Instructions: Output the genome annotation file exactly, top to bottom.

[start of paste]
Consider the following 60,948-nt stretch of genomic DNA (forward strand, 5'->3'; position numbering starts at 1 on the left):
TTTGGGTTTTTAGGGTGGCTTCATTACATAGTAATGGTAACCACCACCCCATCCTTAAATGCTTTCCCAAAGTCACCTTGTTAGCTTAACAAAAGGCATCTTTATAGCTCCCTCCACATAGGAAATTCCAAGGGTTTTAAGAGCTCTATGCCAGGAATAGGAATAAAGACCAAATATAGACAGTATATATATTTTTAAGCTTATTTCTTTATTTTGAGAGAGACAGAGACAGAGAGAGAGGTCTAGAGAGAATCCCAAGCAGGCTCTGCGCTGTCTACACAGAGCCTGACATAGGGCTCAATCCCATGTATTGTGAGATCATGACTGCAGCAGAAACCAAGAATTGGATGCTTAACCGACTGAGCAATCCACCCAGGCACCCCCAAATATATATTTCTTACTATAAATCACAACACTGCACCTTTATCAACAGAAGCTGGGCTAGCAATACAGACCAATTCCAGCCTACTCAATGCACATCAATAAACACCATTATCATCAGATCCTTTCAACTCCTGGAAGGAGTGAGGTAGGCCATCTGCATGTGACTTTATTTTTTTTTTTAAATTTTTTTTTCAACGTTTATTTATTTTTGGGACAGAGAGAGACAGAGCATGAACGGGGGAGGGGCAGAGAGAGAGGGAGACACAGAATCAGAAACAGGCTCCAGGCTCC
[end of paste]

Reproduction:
Consider the following 60,948-nt stretch of genomic DNA (forward strand, 5'->3'; position numbering starts at 1 on the left):
TTTGGGTTTTTAGGGTGGCTTCATTACATAGTAATGGTAACCACCACCCCATCCTTAAATGCTTTCCCAAAGTCACCTTGTTAGCTTAACAAAAGGCATCTTTATAGCTCCCTCCACATAGGAAATTCCAAGGGTTTTAAGAGCTCTATGCCAGGAATAGGAATAAAGACCAAATATAGACAGTATATATATTTTTAAGCTTATTTCTTTATTTTGAGAGAGACAGAGACAGAGAGAGAGGTCTAGAGAGAATCCCAAGCAGGCTCTGCGCTGTCTACACAGAGCCTGACATAGGGCTCAATCCCATGTATTGTGAGATCATGACTGCAGCAGAAACCAAGAATTGGATGCTTAACCGACTGAGCAATCCACCCAGGCACCCCCAAATATATATTTCTTACTATAAATCACAACACTGCACCTTTATCAACAGAAGCTGGGCTAGCAATACAGACCAATTCCAGCCTACTCAATGCACATCAATAAACACCATTATCATCAGATCCTTTCAACTCCTGGAAGGAGTGAGGTAGGCCATCTGCATGTGACTTTATTTTTTTTTTTAAATTTTTTTTTCAACGTTTATTTATTTTTGGGACAGAGAGAGACAGAGCATGAACGGGGGAGGGGCAGAGAGAGAGGGAGACACAGAATCAGAAACAGGCTCCAGGCTCC